Videos don’t have to be highly produced to send effective messages; they just need deliberate wording that helps solidify your reputation.
If you want a video to get people interested in your work, you have to be crystal clear in the messages you send them.
With video, your audiences will simultaneously see and hear the story of your organization. These short videos—which ideally last for no more than 3 minutes—dispense fundamental information about your organization’s impact.
With such a short length of time, you need to choose every word carefully.
Our Minute Message Model™ spells out a way to share information about your organization based on a hierarchy of importance. Your first message should explain your organization’s vision, your second should define the problem or opportunity your organization addresses, and your third should include a story that demonstrates your impact.
We call this the Minute Message Model because it explains how to share a powerful idea whether you have one minute, three (in the case of a video), ten, or more. Below are a few well-executed examples of the model in videos:
Though we helped Murray carefully craft each word in these messages, she memorized them so her presentation didn’t come across as rehearsed. She speaks naturally, using terms like “shared leadership model” and “mentor, inspire, and connect” that strike at the heart of her organization’s reason for being.
2. We also helped Women’sVision Foundation rebrand, which included a new name. When they became The Leadership Investment this June, they created a video that used our Minute Message Model to great effect. Their One Minute Message clearly communicates the value of their work, while the Two Minute Message explains why they’re needed.
Without mentioning a single programmatic detail, The Leadership Investment team conveys their infectious passion for women’s career advancement. The video aims to galvanize the organization’s audiences, so they’ll be on board with the new name, logo, and other brand elements.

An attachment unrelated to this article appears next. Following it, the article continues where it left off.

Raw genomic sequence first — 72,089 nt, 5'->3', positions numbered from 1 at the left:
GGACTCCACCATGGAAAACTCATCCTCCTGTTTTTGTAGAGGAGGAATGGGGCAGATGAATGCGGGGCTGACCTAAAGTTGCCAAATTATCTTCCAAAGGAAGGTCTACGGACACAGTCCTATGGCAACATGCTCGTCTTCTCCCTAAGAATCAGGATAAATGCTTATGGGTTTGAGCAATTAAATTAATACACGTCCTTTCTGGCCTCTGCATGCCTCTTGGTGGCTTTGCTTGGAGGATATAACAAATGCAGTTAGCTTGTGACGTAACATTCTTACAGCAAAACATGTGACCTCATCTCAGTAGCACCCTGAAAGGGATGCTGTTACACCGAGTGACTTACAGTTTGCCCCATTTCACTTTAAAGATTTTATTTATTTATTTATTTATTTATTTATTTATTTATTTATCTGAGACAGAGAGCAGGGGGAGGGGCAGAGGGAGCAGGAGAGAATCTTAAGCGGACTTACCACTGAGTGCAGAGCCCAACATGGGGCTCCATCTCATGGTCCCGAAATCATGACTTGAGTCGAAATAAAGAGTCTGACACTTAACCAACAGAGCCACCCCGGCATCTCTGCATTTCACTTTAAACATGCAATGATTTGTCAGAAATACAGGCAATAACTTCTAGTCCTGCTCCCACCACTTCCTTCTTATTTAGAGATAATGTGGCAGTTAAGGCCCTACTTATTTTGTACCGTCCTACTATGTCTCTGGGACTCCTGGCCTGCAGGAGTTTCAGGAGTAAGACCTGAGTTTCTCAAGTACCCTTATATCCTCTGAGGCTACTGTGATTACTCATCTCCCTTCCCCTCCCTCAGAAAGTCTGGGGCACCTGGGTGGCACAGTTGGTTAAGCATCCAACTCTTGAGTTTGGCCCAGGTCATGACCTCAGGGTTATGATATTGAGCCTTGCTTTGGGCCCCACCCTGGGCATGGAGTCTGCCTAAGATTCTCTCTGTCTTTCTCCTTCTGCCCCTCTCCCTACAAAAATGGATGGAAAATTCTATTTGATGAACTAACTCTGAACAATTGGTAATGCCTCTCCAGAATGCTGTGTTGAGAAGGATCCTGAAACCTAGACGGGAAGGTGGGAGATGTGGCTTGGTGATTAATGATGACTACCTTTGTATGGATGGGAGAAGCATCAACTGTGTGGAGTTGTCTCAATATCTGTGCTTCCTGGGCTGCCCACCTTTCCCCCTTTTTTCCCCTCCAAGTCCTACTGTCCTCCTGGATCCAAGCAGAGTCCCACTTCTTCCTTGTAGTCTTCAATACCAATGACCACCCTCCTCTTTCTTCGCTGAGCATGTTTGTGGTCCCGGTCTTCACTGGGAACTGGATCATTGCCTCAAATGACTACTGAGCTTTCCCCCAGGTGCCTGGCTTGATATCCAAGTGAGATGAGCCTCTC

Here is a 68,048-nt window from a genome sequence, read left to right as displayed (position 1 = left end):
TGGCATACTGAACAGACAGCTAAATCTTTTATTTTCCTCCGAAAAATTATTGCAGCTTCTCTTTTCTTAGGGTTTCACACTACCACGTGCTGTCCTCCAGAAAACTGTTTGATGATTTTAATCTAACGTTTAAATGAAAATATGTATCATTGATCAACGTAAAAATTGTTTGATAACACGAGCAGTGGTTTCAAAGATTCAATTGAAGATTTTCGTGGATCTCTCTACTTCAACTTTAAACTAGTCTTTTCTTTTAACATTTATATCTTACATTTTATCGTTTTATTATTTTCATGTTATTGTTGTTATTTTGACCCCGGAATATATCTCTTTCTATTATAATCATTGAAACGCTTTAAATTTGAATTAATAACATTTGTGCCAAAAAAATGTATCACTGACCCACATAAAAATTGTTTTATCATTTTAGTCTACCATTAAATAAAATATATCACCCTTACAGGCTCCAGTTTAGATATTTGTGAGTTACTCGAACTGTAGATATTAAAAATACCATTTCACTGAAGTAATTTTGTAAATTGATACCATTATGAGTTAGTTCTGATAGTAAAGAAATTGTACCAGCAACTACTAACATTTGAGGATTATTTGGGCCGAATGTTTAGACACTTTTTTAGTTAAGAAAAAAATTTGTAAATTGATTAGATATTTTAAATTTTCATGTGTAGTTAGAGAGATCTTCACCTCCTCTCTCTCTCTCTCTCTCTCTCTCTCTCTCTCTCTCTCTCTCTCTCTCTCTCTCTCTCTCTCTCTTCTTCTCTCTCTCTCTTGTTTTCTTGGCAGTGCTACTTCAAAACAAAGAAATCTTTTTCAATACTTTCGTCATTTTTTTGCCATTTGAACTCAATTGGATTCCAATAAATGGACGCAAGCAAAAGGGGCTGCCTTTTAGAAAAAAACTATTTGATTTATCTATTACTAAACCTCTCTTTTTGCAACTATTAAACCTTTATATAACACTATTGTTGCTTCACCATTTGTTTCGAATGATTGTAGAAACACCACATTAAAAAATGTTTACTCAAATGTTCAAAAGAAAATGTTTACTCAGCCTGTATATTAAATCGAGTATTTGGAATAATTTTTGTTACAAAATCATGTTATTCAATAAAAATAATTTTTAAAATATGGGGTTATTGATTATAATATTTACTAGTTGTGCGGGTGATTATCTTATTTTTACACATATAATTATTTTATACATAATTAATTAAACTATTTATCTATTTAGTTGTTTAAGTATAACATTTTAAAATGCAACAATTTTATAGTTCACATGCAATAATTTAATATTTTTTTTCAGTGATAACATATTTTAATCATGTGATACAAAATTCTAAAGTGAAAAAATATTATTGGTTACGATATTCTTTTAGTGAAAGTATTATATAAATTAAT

3. After its own rebranding effort led by Mission Minded, the legal professional association NALP also created a video. NALP’s many different faces convene to talk about the organization’s belief in diversity and support of legal employees’ professional development. Note that a variety of people deliver the messages Mission Minded helped them craft. They could have had one person deliver the whole spiel, but instead, they made it more interesting by including an array of staff and board members who are recognizable to NALP’s membership.
In a time when public arts education receives decreasing funding, the organization creates urgency by highlighting that void. By juxtaposing its work with the negative repercussions of a world without art, the Workshop shows why it exists and why its audiences should help them solve the problem.
Whether or not you hire Mission Minded, we’re here to help. From nonprofit brand strategy best practices to tactical tips for digital and fundraising campaigns, you’ll find inspiration and resources on the Mission Minded blog.
Comment to let us know what you learn here that you put into action!